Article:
Avoiding the Debt and Divorce TrapWe all know that debt can be a big stressor in our lives – whether we’re married or single. But financial issues can play a huge part in why couples divorce. We even wrote about it in a recent blog. However, this doesn’t mean that if you or your spouse brought debt into the relationship that your marriage is doomed. What matters is how you handle it.

A recent study from Fidelity Investments uncovered some interesting connections – or, actually, disconnections – between married couples and knowledge of each other’s financial information. These disconnects and misunderstandings can lead to financial stress and relationship challenges, which in turn can lead to separation and divorce.

Financial knowledge gaps

According to the study, more than half the couples surveyed brought debt into the relationship. Out of those couples, four out of 10 admitted that the debt had a negative impact on the relationship or marriage. The study also uncovered many more financial disconnects among couples:

  • For the couples that brought debt into the relationship, 49% disagreed on whose responsibility it was to pay off the debt.
  • However, 55% felt more responsible for paying off their own debt as opposed to the 33% who expected their partner to pay off theirs.
  • More than four in 10 disagreed on what age they plan to retire, and 54% disagreed on how much they should have saved by retirement.
  • About three in 10 couples differ on whether or not they’ve provided passwords to investment, bank, email, and social media accounts to their partners. One in five disagree on where important papers are located.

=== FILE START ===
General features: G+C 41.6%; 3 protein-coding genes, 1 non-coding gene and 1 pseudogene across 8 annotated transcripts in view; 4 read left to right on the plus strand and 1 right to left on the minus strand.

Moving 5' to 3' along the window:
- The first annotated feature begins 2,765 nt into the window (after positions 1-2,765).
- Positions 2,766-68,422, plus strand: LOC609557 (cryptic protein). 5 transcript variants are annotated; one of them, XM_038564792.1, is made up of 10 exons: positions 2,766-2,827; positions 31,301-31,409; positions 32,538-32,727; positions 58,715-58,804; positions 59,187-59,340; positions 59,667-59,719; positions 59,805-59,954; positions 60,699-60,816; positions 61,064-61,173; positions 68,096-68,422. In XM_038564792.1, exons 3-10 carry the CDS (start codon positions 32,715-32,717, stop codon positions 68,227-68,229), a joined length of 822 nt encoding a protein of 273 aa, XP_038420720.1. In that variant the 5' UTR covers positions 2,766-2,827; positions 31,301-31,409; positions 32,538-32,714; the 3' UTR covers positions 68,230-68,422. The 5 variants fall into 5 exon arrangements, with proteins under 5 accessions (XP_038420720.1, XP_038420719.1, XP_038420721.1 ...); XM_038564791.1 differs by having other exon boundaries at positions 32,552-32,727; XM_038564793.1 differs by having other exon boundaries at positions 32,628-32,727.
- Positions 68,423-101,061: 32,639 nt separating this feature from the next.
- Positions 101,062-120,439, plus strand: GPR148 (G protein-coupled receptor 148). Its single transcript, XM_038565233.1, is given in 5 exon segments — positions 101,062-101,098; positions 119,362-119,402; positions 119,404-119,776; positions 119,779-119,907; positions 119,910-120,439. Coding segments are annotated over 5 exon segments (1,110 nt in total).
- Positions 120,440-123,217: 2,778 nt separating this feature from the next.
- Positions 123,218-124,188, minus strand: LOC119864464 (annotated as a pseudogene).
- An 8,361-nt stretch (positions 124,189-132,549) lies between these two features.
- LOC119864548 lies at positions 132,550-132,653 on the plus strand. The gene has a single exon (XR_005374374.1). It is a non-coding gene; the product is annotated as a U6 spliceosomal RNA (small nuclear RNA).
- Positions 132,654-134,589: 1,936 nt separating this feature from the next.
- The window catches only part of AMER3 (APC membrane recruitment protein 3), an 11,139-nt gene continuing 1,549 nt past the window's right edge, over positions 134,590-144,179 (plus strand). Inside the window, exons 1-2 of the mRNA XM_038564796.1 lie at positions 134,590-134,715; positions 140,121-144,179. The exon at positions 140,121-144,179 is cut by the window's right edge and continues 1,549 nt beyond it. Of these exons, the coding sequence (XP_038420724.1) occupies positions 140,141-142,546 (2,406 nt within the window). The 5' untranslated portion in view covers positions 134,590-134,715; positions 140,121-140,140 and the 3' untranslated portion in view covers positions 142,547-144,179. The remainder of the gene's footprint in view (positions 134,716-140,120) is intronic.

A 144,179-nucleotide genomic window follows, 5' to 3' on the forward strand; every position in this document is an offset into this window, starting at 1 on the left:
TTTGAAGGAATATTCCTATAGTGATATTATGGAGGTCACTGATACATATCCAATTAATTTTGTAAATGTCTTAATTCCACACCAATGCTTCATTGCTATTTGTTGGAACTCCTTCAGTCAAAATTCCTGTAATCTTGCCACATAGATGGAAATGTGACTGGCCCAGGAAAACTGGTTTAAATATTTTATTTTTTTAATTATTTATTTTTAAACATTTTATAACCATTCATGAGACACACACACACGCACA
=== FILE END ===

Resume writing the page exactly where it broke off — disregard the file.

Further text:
Work on the debt, work on the relationship

Fidelity’s study showed some real value to working on debt together as a couple. The couples in the survey that reported debt as one of their biggest issues also reported higher rates of the following (as opposed to couples who aren’t stressed about debt):

  • Arguments about money
  • Difficulties with budget conversations
  • Difficulties with money conversations overall
  • Difficulties talking about savings and investments for the future

Fidelity asked the couples their best financial tips for newlyweds. The top answers? “Save as early as possible for retirement.” “Don’t take on more debt than you can possibly afford.” “Make all financial decisions together.”

Alexandra Taussig, senior vice president of lifetime client engagement at Fidelity, explains, “We see over and over that dealing with debt is one of the biggest stressors in day-to-day life. Working as a team to put a financial action plan in place to address debt can help couples get out from under this burden, and as importantly bring more peace of mind to your household and relationship. It’s not the debt you bring into the relationship that matters, but how you work together to handle your debt over the long run.”

If you are planning on getting married and are concerned about your own or your future spouse’s debt, you may also want to speak to your attorney about pre- or post-nuptial agreements.

The Fulton family law attorneys at McCabe Russell PA can answer any questions or concerns you may have about marriage and divorce. We will help you protect your best interests and stand by your side. To speak with an experienced lawyer serving Howard County clients, please call 443-812-1435 or fill out our contact form. We also maintain offices in Columbia, Rockville and Bethesda.